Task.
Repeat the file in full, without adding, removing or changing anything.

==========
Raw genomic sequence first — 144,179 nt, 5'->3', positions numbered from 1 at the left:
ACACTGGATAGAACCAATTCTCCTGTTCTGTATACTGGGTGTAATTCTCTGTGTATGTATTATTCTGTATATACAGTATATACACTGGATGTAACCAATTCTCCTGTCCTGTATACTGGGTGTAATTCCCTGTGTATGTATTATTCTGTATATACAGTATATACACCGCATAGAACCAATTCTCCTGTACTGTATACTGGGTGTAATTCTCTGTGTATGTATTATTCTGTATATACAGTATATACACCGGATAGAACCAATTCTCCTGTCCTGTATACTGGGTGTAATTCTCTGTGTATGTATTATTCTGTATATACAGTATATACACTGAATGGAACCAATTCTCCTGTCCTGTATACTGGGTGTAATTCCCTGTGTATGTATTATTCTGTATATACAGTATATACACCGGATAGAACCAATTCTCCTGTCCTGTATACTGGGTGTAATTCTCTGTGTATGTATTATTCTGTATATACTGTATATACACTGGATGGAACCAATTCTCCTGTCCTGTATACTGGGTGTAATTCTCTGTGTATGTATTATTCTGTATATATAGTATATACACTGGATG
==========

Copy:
Raw genomic sequence first — 144,179 nt, 5'->3', positions numbered from 1 at the left:
ACACTGGATAGAACCAATTCTCCTGTTCTGTATACTGGGTGTAATTCTCTGTGTATGTATTATTCTGTATATACAGTATATACACTGGATGTAACCAATTCTCCTGTCCTGTATACTGGGTGTAATTCCCTGTGTATGTATTATTCTGTATATACAGTATATACACCGCATAGAACCAATTCTCCTGTACTGTATACTGGGTGTAATTCTCTGTGTATGTATTATTCTGTATATACAGTATATACACCGGATAGAACCAATTCTCCTGTCCTGTATACTGGGTGTAATTCTCTGTGTATGTATTATTCTGTATATACAGTATATACACTGAATGGAACCAATTCTCCTGTCCTGTATACTGGGTGTAATTCCCTGTGTATGTATTATTCTGTATATACAGTATATACACCGGATAGAACCAATTCTCCTGTCCTGTATACTGGGTGTAATTCTCTGTGTATGTATTATTCTGTATATACTGTATATACACTGGATGGAACCAATTCTCCTGTCCTGTATACTGGGTGTAATTCTCTGTGTATGTATTATTCTGTATATATAGTATATACACTGGATG